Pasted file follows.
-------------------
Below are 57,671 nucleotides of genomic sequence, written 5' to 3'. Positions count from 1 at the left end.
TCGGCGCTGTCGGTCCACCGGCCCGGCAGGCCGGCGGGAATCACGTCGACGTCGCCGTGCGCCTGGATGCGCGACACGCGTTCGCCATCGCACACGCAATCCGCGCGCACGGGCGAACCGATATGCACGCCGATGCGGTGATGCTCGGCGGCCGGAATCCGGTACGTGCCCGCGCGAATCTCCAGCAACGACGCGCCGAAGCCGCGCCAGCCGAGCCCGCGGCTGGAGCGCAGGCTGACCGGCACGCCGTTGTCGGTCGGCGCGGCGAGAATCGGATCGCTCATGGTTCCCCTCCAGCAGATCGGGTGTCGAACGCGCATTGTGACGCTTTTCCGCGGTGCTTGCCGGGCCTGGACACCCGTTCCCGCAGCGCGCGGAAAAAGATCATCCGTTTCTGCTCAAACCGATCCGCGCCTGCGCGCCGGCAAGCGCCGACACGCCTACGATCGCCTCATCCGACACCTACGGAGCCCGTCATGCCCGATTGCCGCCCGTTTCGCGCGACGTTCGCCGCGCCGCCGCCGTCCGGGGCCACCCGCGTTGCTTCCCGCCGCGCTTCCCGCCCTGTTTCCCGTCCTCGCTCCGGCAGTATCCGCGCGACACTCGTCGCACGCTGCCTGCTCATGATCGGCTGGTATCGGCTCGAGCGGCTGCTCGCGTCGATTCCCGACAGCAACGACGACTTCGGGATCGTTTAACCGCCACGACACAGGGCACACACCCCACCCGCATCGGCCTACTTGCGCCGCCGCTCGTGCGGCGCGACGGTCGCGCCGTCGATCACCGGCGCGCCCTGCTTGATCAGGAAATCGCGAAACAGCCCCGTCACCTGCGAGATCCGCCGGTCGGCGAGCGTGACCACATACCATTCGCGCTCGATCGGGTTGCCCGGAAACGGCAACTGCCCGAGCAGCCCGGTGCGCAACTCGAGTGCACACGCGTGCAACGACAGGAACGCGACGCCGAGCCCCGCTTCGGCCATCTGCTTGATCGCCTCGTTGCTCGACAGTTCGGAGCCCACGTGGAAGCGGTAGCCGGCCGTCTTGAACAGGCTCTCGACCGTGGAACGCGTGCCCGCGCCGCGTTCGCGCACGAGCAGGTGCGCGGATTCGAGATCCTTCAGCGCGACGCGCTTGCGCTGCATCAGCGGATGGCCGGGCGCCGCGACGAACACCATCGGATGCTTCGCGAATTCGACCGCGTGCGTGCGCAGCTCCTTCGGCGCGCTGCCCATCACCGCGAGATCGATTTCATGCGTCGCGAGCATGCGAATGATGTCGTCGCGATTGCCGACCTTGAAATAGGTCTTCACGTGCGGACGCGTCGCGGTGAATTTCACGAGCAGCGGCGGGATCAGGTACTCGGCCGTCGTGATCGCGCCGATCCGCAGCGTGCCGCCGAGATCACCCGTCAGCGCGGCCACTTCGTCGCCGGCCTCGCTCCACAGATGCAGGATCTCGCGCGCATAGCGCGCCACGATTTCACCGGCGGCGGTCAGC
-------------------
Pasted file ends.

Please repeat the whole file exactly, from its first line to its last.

Below are 57,671 nucleotides of genomic sequence, written 5' to 3'. Positions count from 1 at the left end.
TCGGCGCTGTCGGTCCACCGGCCCGGCAGGCCGGCGGGAATCACGTCGACGTCGCCGTGCGCCTGGATGCGCGACACGCGTTCGCCATCGCACACGCAATCCGCGCGCACGGGCGAACCGATATGCACGCCGATGCGGTGATGCTCGGCGGCCGGAATCCGGTACGTGCCCGCGCGAATCTCCAGCAACGACGCGCCGAAGCCGCGCCAGCCGAGCCCGCGGCTGGAGCGCAGGCTGACCGGCACGCCGTTGTCGGTCGGCGCGGCGAGAATCGGATCGCTCATGGTTCCCCTCCAGCAGATCGGGTGTCGAACGCGCATTGTGACGCTTTTCCGCGGTGCTTGCCGGGCCTGGACACCCGTTCCCGCAGCGCGCGGAAAAAGATCATCCGTTTCTGCTCAAACCGATCCGCGCCTGCGCGCCGGCAAGCGCCGACACGCCTACGATCGCCTCATCCGACACCTACGGAGCCCGTCATGCCCGATTGCCGCCCGTTTCGCGCGACGTTCGCCGCGCCGCCGCCGTCCGGGGCCACCCGCGTTGCTTCCCGCCGCGCTTCCCGCCCTGTTTCCCGTCCTCGCTCCGGCAGTATCCGCGCGACACTCGTCGCACGCTGCCTGCTCATGATCGGCTGGTATCGGCTCGAGCGGCTGCTCGCGTCGATTCCCGACAGCAACGACGACTTCGGGATCGTTTAACCGCCACGACACAGGGCACACACCCCACCCGCATCGGCCTACTTGCGCCGCCGCTCGTGCGGCGCGACGGTCGCGCCGTCGATCACCGGCGCGCCCTGCTTGATCAGGAAATCGCGAAACAGCCCCGTCACCTGCGAGATCCGCCGGTCGGCGAGCGTGACCACATACCATTCGCGCTCGATCGGGTTGCCCGGAAACGGCAACTGCCCGAGCAGCCCGGTGCGCAACTCGAGTGCACACGCGTGCAACGACAGGAACGCGACGCCGAGCCCCGCTTCGGCCATCTGCTTGATCGCCTCGTTGCTCGACAGTTCGGAGCCCACGTGGAAGCGGTAGCCGGCCGTCTTGAACAGGCTCTCGACCGTGGAACGCGTGCCCGCGCCGCGTTCGCGCACGAGCAGGTGCGCGGATTCGAGATCCTTCAGCGCGACGCGCTTGCGCTGCATCAGCGGATGGCCGGGCGCCGCGACGAACACCATCGGATGCTTCGCGAATTCGACCGCGTGCGTGCGCAGCTCCTTCGGCGCGCTGCCCATCACCGCGAGATCGATTTCATGCGTCGCGAGCATGCGAATGATGTCGTCGCGATTGCCGACCTTGAAATAGGTCTTCACGTGCGGACGCGTCGCGGTGAATTTCACGAGCAGCGGCGGGATCAGGTACTCGGCCGTCGTGATCGCGCCGATCCGCAGCGTGCCGCCGAGATCACCCGTCAGCGCGGCCACTTCGTCGCCGGCCTCGCTCCACAGATGCAGGATCTCGCGCGCATAGCGCGCCACGATTTCACCGGCGGCGGTCAGC